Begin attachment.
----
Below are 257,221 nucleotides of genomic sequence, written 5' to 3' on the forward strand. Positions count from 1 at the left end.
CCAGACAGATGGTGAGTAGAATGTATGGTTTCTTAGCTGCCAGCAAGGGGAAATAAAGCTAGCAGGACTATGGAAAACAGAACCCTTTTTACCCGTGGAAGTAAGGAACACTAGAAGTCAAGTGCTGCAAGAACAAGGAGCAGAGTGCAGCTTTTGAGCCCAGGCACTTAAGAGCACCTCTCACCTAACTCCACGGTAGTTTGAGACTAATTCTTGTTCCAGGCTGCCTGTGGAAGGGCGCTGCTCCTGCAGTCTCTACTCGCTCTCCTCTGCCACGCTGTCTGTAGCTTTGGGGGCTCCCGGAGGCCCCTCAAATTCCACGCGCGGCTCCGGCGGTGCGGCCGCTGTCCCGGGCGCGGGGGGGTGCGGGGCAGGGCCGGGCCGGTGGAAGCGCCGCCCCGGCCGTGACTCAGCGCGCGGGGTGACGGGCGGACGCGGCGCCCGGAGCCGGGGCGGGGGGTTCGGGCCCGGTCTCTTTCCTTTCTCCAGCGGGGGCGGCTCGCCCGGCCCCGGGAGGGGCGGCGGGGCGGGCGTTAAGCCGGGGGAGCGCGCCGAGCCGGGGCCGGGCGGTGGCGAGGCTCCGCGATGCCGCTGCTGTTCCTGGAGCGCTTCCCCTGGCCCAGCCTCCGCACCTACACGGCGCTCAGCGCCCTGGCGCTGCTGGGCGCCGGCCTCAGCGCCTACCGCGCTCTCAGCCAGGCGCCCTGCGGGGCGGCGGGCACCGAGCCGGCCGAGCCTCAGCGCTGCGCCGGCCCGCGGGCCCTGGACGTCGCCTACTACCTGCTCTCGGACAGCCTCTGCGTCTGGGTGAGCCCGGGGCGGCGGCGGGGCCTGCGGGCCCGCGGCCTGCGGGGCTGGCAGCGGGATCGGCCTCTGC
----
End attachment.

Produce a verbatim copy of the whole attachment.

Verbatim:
Below are 257,221 nucleotides of genomic sequence, written 5' to 3' on the forward strand. Positions count from 1 at the left end.
CCAGACAGATGGTGAGTAGAATGTATGGTTTCTTAGCTGCCAGCAAGGGGAAATAAAGCTAGCAGGACTATGGAAAACAGAACCCTTTTTACCCGTGGAAGTAAGGAACACTAGAAGTCAAGTGCTGCAAGAACAAGGAGCAGAGTGCAGCTTTTGAGCCCAGGCACTTAAGAGCACCTCTCACCTAACTCCACGGTAGTTTGAGACTAATTCTTGTTCCAGGCTGCCTGTGGAAGGGCGCTGCTCCTGCAGTCTCTACTCGCTCTCCTCTGCCACGCTGTCTGTAGCTTTGGGGGCTCCCGGAGGCCCCTCAAATTCCACGCGCGGCTCCGGCGGTGCGGCCGCTGTCCCGGGCGCGGGGGGGTGCGGGGCAGGGCCGGGCCGGTGGAAGCGCCGCCCCGGCCGTGACTCAGCGCGCGGGGTGACGGGCGGACGCGGCGCCCGGAGCCGGGGCGGGGGGTTCGGGCCCGGTCTCTTTCCTTTCTCCAGCGGGGGCGGCTCGCCCGGCCCCGGGAGGGGCGGCGGGGCGGGCGTTAAGCCGGGGGAGCGCGCCGAGCCGGGGCCGGGCGGTGGCGAGGCTCCGCGATGCCGCTGCTGTTCCTGGAGCGCTTCCCCTGGCCCAGCCTCCGCACCTACACGGCGCTCAGCGCCCTGGCGCTGCTGGGCGCCGGCCTCAGCGCCTACCGCGCTCTCAGCCAGGCGCCCTGCGGGGCGGCGGGCACCGAGCCGGCCGAGCCTCAGCGCTGCGCCGGCCCGCGGGCCCTGGACGTCGCCTACTACCTGCTCTCGGACAGCCTCTGCGTCTGGGTGAGCCCGGGGCGGCGGCGGGGCCTGCGGGCCCGCGGCCTGCGGGGCTGGCAGCGGGATCGGCCTCTGC